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The week's news and insights from the National Farmers' Federation
 
Visit us online:  NFF Media Centre  |  FarmHub  |  AustralianFarmers
 
Welcome to the NFF’s Weekly Wrap, bringing you the week’s farming and political news each Friday.
Headlines
DiALP graduation marks International Rural Women's Day
On the eve of International Rural Women’s Day (Thursday, 15 October), the NFF held its Diversity in Agriculture Leadership Program graduation which saw 12 extraordinary women with a passion for agriculture graduate from a 5 month long mentorship program. With the support of our Partners, the NFF has a goal to double the number of women in agriculture’s leadership ranks by 2030.
Government's quad bike standard comes into effect
On Sunday, 11 October, the Government’s mandatory safety standard came into effect. The standard requires that all new and imported second hand quad bikes sold in Australia must be tested for lateral static stability, display the angle at which the quad bike tips onto two wheels as well as carry a roll over warning label on the quad bike. For more information, click here.
Aussie Farms undergoes a rebrand
Controversial activist group, Aussie Farms, has changed its name to the Farm Transparency Project in an attempt to take its efforts international and regain its charity status. The change comes as the NFF says a Privacy Act investigation needed to shut down the notorious 'Aussie Farms Map' is taking too long.
Notice to Group Members on Live Cattle Trade Ban Class Action
Following on from the 2 June 2020 decision on the Brett Cattle Company Pty Ltd v Minister for Agriculture case, the Court has ordered a notice for members of the class who many now be able to apply to receive compensation in the class action. The full notice can be found here.
 
 
Weekly insight
COVID-19 takes a toll on food insecure Australians
Foodbank Australia's annual Hunger Report has found the number of Australians seeking food relief has doubled in the past year. Farmer donations have played a central role this year as relief organisations have struggled to keep pace with demand...
Source: Foodbank Australia, McCrindle, 2020
 
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Briefing
Diversity on the rise as industry marks International Rural Women's Day

The National Farmers’ Federation has a goal to double the number of women in agriculture’s leadership positions by 2030. The target is an important part of the NFF’s goal for agriculture to be a $100 billion industry by 2030. Marking International Women’s Day on Thursday, the NFF celebrated significant progress towards this target.

According to research by Workplace Gender Equality Agency, 46% of the farm workforce is female, however only 18% of management roles in agriculture are assumed by women and, only 2% of agriculture's CEOs are women.

This is despite very recent research also commissioned by WGEA, showing that having women in leadership is very good for business. In fact, female top-tier managers add 6.6. per cent to the market value of ASX companies, worth the equivalent of $104.7 million.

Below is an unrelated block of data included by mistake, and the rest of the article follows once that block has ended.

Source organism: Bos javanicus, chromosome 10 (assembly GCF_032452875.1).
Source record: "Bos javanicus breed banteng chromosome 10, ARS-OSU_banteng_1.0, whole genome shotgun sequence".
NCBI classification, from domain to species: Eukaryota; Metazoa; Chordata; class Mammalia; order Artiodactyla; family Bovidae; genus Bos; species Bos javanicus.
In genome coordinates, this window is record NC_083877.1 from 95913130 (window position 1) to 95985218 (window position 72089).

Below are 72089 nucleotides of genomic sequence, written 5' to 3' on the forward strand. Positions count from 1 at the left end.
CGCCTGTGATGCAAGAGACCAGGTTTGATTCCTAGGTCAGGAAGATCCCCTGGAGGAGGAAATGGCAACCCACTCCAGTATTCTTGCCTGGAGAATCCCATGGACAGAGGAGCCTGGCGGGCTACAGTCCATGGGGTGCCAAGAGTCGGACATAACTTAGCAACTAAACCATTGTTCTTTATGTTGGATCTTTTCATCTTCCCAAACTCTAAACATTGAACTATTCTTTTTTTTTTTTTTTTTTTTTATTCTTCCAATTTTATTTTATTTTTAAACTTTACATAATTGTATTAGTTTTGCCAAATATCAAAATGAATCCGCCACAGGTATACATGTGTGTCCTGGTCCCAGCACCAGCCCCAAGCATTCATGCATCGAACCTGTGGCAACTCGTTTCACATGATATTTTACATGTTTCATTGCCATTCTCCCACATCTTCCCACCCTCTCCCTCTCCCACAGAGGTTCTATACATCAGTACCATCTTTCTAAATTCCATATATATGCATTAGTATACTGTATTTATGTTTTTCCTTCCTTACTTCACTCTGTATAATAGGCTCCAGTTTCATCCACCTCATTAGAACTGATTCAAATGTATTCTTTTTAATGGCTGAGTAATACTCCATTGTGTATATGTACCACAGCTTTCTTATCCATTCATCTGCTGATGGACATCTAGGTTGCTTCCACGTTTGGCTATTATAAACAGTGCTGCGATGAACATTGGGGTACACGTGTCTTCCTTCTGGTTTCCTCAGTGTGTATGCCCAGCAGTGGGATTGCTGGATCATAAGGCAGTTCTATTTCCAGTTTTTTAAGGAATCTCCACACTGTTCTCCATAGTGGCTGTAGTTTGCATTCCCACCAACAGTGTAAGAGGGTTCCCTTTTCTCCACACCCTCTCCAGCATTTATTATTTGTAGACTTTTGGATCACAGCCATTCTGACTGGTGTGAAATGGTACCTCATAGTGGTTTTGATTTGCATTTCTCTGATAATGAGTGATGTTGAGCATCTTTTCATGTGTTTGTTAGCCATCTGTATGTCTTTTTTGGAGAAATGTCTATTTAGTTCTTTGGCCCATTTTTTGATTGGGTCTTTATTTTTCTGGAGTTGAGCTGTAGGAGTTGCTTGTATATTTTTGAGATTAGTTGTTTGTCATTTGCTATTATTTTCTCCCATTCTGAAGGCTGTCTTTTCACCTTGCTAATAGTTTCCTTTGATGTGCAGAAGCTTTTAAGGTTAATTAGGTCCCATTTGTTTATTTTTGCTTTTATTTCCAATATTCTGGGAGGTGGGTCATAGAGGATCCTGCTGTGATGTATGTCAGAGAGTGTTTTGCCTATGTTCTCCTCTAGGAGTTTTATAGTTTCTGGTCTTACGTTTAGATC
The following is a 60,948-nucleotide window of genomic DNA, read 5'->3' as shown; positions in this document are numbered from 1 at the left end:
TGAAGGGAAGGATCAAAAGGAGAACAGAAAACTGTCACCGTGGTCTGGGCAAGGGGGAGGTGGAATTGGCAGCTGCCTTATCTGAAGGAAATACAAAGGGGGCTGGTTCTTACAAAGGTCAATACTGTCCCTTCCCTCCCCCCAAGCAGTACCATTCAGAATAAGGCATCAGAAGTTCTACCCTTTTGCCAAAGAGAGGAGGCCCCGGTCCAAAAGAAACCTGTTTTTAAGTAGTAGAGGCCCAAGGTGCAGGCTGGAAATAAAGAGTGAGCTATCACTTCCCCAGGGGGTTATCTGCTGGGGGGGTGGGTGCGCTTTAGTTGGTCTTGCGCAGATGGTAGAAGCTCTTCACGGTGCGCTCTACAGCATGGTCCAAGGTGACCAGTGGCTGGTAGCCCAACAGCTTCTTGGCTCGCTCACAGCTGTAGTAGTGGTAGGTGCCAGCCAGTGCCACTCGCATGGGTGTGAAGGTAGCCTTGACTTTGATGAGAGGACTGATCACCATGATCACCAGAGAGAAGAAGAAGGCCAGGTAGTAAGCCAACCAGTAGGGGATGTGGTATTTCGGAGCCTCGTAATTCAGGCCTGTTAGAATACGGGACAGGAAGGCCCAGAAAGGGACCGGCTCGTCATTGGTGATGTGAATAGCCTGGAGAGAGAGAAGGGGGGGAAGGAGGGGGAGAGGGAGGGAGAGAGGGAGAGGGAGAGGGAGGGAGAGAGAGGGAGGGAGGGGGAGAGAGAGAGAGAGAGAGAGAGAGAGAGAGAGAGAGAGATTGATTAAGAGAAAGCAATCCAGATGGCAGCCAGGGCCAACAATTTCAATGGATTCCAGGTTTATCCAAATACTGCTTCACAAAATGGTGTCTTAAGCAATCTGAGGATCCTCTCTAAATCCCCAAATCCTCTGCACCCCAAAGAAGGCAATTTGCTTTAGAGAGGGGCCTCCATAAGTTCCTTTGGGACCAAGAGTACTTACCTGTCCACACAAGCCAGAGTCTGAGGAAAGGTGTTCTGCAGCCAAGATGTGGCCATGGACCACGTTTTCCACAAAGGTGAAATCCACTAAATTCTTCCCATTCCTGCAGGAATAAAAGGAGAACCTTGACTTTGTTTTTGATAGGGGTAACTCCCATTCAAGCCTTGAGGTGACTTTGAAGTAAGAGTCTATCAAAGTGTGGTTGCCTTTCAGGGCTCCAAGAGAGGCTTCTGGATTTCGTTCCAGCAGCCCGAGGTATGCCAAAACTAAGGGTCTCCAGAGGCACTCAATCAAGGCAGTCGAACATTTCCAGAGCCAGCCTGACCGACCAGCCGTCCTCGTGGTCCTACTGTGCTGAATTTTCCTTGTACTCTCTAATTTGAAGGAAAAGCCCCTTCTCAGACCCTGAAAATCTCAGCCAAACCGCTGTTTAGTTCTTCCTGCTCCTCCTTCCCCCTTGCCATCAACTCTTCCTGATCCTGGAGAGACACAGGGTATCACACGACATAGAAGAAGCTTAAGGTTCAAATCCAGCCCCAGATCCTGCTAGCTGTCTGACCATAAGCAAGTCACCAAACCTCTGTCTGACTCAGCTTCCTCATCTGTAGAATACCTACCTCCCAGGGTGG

The report found similarly that for ASX-listed companies, having a female CEO led to a five per cent increase in their market value, worth the equivalent of $79.6 million on average.

In 2018, the NFF established the Diversity in Agriculture Leadership Program, under the direction of the NFF’s first female President, Fiona Simson. The program is two-pronged. It establishes: a mentoring program for emerging female leaders (see above for the program’s 2020 graduates); and a framework where Australia’s leading public and private agriculture organisations can commit to, and report on, meaningful change towards gender diversity within their leadership ranks.

With the program in its third year, partner organisations are now reporting on the changes they've made. For example, founding partner, the Australian Agricultural Company (AACo) now has a workforce of more than 40%, women, half of the company’s 2020 hires have been are women, 33% of ACCO’s leaders are women and women hold 40% of the most senior roles.

Syngenta and NuFarm have both carried out an audit of salaries and acted on any gender pay gaps. Syngenta and AACo have both created private spaces for women returning from maternity leave to breastfeed and Syngenta has embraced flexible work arrangements with 24% of its workforce part-time. The NFF is also proud to have a board with 50% female representation.




Quote of the week
“I'm lucky enough to have been supported along the way by a number of people, mostly men to be honest, because there hasn't been a lot of women who have done what I've been able to do in agriculture — and of course I want to change that.”

- NFF PRESIDENT, FIONA SIMSON.
 
 
 
 
 
 
 
 
 
 
Sent by the National Farmers' Federation, NFF House, 14-16 Brisbane Avenue, Barton ACT 2600
 
 


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